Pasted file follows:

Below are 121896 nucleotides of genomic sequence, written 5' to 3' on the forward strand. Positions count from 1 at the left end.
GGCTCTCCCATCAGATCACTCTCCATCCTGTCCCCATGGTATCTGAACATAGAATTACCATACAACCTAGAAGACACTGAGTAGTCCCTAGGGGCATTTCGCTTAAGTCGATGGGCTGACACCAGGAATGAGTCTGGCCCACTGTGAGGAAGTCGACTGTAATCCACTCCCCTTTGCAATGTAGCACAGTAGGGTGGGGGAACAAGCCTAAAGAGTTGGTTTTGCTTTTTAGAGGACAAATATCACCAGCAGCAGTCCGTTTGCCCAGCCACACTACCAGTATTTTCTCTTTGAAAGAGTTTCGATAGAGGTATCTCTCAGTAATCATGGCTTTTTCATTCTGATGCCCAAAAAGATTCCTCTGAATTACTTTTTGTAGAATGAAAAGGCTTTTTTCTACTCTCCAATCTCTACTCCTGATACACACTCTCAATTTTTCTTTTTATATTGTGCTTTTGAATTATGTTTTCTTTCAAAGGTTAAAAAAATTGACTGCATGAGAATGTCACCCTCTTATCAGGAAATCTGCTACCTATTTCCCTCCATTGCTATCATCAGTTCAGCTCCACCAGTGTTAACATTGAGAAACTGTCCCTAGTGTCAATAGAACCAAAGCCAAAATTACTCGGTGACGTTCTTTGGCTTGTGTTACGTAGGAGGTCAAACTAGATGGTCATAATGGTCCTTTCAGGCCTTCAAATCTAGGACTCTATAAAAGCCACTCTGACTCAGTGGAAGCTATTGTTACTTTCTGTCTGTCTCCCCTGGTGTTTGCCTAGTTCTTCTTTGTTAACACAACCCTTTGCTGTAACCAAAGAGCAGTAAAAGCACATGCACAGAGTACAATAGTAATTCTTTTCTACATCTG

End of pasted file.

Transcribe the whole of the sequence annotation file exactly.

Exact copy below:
Below are 121896 nucleotides of genomic sequence, written 5' to 3' on the forward strand. Positions count from 1 at the left end.
GGCTCTCCCATCAGATCACTCTCCATCCTGTCCCCATGGTATCTGAACATAGAATTACCATACAACCTAGAAGACACTGAGTAGTCCCTAGGGGCATTTCGCTTAAGTCGATGGGCTGACACCAGGAATGAGTCTGGCCCACTGTGAGGAAGTCGACTGTAATCCACTCCCCTTTGCAATGTAGCACAGTAGGGTGGGGGAACAAGCCTAAAGAGTTGGTTTTGCTTTTTAGAGGACAAATATCACCAGCAGCAGTCCGTTTGCCCAGCCACACTACCAGTATTTTCTCTTTGAAAGAGTTTCGATAGAGGTATCTCTCAGTAATCATGGCTTTTTCATTCTGATGCCCAAAAAGATTCCTCTGAATTACTTTTTGTAGAATGAAAAGGCTTTTTTCTACTCTCCAATCTCTACTCCTGATACACACTCTCAATTTTTCTTTTTATATTGTGCTTTTGAATTATGTTTTCTTTCAAAGGTTAAAAAAATTGACTGCATGAGAATGTCACCCTCTTATCAGGAAATCTGCTACCTATTTCCCTCCATTGCTATCATCAGTTCAGCTCCACCAGTGTTAACATTGAGAAACTGTCCCTAGTGTCAATAGAACCAAAGCCAAAATTACTCGGTGACGTTCTTTGGCTTGTGTTACGTAGGAGGTCAAACTAGATGGTCATAATGGTCCTTTCAGGCCTTCAAATCTAGGACTCTATAAAAGCCACTCTGACTCAGTGGAAGCTATTGTTACTTTCTGTCTGTCTCCCCTGGTGTTTGCCTAGTTCTTCTTTGTTAACACAACCCTTTGCTGTAACCAAAGAGCAGTAAAAGCACATGCACAGAGTACAATAGTAATTCTTTTCTACATCTG